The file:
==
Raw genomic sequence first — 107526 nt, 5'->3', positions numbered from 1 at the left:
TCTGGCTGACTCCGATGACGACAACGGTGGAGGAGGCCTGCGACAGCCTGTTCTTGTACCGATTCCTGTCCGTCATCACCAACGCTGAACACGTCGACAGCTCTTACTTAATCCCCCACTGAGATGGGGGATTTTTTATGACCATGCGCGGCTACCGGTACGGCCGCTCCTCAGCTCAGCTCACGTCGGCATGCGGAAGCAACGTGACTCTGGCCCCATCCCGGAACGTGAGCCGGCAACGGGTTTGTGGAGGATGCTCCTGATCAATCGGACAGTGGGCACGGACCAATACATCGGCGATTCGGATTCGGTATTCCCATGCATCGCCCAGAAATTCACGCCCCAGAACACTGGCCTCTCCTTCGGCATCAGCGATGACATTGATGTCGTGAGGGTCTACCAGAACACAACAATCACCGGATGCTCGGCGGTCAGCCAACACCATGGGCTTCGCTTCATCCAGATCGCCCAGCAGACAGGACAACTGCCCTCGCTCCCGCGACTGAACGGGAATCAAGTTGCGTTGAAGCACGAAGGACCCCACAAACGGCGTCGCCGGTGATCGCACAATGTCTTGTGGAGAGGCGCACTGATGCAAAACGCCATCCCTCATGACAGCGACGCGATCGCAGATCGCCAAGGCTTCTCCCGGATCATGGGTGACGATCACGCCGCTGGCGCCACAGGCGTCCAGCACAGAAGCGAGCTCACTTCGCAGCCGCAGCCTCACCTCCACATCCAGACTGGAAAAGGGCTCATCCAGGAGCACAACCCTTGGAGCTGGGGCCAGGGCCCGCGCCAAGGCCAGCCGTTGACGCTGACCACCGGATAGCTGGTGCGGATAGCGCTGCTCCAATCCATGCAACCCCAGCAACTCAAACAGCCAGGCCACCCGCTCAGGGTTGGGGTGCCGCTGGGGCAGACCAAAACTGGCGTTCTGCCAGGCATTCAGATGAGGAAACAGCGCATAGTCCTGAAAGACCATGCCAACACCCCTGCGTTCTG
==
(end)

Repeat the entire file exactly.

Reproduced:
Raw genomic sequence first — 107526 nt, 5'->3', positions numbered from 1 at the left:
TCTGGCTGACTCCGATGACGACAACGGTGGAGGAGGCCTGCGACAGCCTGTTCTTGTACCGATTCCTGTCCGTCATCACCAACGCTGAACACGTCGACAGCTCTTACTTAATCCCCCACTGAGATGGGGGATTTTTTATGACCATGCGCGGCTACCGGTACGGCCGCTCCTCAGCTCAGCTCACGTCGGCATGCGGAAGCAACGTGACTCTGGCCCCATCCCGGAACGTGAGCCGGCAACGGGTTTGTGGAGGATGCTCCTGATCAATCGGACAGTGGGCACGGACCAATACATCGGCGATTCGGATTCGGTATTCCCATGCATCGCCCAGAAATTCACGCCCCAGAACACTGGCCTCTCCTTCGGCATCAGCGATGACATTGATGTCGTGAGGGTCTACCAGAACACAACAATCACCGGATGCTCGGCGGTCAGCCAACACCATGGGCTTCGCTTCATCCAGATCGCCCAGCAGACAGGACAACTGCCCTCGCTCCCGCGACTGAACGGGAATCAAGTTGCGTTGAAGCACGAAGGACCCCACAAACGGCGTCGCCGGTGATCGCACAATGTCTTGTGGAGAGGCGCACTGATGCAAAACGCCATCCCTCATGACAGCGACGCGATCGCAGATCGCCAAGGCTTCTCCCGGATCATGGGTGACGATCACGCCGCTGGCGCCACAGGCGTCCAGCACAGAAGCGAGCTCACTTCGCAGCCGCAGCCTCACCTCCACATCCAGACTGGAAAAGGGCTCATCCAGGAGCACAACCCTTGGAGCTGGGGCCAGGGCCCGCGCCAAGGCCAGCCGTTGACGCTGACCACCGGATAGCTGGTGCGGATAGCGCTGCTCCAATCCATGCAACCCCAGCAACTCAAACAGCCAGGCCACCCGCTCAGGGTTGGGGTGCCGCTGGGGCAGACCAAAACTGGCGTTCTGCCAGGCATTCAGATGAGGAAACAGCGCATAGTCCTGAAAGACCATGCCAACACCCCTGCGTTCTG